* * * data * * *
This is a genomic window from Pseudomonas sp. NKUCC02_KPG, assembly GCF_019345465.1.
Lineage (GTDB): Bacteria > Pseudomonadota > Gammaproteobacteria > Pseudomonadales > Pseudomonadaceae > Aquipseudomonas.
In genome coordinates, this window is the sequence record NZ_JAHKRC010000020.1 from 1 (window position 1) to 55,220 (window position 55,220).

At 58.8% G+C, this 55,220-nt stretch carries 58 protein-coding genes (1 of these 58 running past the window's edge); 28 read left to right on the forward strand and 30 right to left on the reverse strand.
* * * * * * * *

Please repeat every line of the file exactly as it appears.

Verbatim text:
This is a genomic window from Pseudomonas sp. NKUCC02_KPG, assembly GCF_019345465.1.
Lineage (GTDB): Bacteria > Pseudomonadota > Gammaproteobacteria > Pseudomonadales > Pseudomonadaceae > Aquipseudomonas.
In genome coordinates, this window is the sequence record NZ_JAHKRC010000020.1 from 1 (window position 1) to 55,220 (window position 55,220).

At 58.8% G+C, this 55,220-nt stretch carries 58 protein-coding genes (1 of these 58 running past the window's edge); 28 read left to right on the forward strand and 30 right to left on the reverse strand.